But it’s not all good news for the president.
Overall, the survey shows Obama with a lead of 46 to 40 percent. But the poll shows that voters think Romney would do a better job on the economy, 49 to 41 percent.
That’s not a good sign on an election that could turn on the economy.
Women give the advantage to Obama, 51 to 36 percent, and independent voters give the edge to the president, 43 to 35 percent.
Men, however, prefer Romney, 44 to 40 percent.
In case you wondered, partisanship is alive and well. Obama leads, 83 to 10 percent, among Democrats, while Romney enjoys an 80 to 7 percent advantage among the GOP.
Meanwhile, Pennsylvania voters give Obama the thumbs up, 77 to 18 percent, for being likeable, compared to 58 to 29 percent for Romney.
But 45 percent of voters say that Romney would create more jobs, with 43 percent saying Obama would.
“President Barack Obama is holding his ground against Gov. Mitt Romney in Pennsylvania,” Tim Malloy, assistant director of the Quinnipiac University Polling Institute, said in a statement.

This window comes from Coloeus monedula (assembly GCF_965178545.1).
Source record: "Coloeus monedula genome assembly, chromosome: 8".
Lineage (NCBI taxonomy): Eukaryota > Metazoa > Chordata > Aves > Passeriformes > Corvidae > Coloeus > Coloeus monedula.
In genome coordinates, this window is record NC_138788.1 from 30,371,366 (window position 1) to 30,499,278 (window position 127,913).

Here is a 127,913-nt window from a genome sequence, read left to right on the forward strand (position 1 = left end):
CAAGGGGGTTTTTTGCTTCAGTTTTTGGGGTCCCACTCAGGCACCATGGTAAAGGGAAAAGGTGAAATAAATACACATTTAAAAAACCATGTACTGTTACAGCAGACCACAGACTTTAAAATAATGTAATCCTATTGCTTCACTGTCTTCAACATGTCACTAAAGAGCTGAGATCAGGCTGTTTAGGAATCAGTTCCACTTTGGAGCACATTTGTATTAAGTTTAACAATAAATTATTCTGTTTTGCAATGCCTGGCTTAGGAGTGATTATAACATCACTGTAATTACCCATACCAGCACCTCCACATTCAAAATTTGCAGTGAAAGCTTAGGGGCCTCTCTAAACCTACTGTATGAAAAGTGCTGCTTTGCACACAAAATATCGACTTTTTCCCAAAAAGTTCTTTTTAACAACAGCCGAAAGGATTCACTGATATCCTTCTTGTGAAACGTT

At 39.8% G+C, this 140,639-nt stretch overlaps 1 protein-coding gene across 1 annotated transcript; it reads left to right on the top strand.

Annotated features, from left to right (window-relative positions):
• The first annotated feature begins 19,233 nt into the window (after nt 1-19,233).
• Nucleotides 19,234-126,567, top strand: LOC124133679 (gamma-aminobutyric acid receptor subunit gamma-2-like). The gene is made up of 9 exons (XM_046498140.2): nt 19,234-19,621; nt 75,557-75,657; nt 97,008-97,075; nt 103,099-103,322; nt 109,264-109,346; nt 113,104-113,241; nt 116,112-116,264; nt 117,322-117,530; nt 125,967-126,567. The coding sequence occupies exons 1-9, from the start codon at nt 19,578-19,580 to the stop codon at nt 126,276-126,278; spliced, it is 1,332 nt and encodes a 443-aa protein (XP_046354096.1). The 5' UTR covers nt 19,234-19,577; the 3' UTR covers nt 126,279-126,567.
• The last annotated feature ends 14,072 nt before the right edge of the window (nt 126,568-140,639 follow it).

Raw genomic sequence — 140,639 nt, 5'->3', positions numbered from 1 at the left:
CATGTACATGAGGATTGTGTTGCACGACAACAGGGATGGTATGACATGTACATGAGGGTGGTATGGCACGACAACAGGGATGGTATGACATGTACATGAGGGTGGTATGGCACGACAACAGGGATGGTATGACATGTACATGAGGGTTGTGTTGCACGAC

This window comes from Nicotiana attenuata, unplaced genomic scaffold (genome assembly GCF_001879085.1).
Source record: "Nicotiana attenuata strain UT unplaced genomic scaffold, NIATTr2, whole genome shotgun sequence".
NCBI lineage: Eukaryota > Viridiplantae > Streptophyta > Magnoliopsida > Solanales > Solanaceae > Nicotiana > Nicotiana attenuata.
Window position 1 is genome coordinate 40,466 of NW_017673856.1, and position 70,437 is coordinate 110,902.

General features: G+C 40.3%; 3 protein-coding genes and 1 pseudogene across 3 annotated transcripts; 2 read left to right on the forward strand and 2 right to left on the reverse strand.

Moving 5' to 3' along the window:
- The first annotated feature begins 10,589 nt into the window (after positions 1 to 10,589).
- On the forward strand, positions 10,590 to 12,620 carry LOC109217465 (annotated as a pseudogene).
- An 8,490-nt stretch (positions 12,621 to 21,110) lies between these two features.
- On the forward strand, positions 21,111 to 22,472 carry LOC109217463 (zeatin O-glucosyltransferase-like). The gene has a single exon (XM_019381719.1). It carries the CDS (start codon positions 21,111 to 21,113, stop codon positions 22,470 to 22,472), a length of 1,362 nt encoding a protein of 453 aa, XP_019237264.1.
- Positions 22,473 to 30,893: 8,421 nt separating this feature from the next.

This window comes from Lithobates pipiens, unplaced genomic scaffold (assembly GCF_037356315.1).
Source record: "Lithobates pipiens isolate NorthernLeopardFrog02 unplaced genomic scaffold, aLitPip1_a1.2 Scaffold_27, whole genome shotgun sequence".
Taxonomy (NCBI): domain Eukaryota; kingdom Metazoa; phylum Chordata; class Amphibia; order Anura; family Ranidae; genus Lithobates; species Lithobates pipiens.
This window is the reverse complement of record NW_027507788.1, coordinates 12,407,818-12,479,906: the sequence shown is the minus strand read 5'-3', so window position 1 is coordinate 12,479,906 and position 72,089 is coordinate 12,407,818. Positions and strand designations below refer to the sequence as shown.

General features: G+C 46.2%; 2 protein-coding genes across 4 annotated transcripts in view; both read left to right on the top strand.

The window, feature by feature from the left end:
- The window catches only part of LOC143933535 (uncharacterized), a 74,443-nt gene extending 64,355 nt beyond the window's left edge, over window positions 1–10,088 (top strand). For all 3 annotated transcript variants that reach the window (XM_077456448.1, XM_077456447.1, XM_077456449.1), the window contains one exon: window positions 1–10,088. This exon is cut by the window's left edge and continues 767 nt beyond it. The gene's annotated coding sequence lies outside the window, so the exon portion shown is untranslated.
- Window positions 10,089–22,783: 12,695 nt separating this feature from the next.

“While almost fourth-fifths of voters, including 58 percent of Republicans, say the president is a likeable person, where the rubber meets the road on the campaign trail – the economy – Romney has the lead,” he said.
“Pennsylvanians may like the president more than they like Mitt Romney, but the warm and fuzzy feeling gives way to the cold, hard truth of a still shaky economy,” he said.
We’ve thrown a lot of numbers at you, but here’s one more on a personal note: This marks the 1,000th post for our campaign blog.
Cue the campaign music and party horns.
– John Guerriero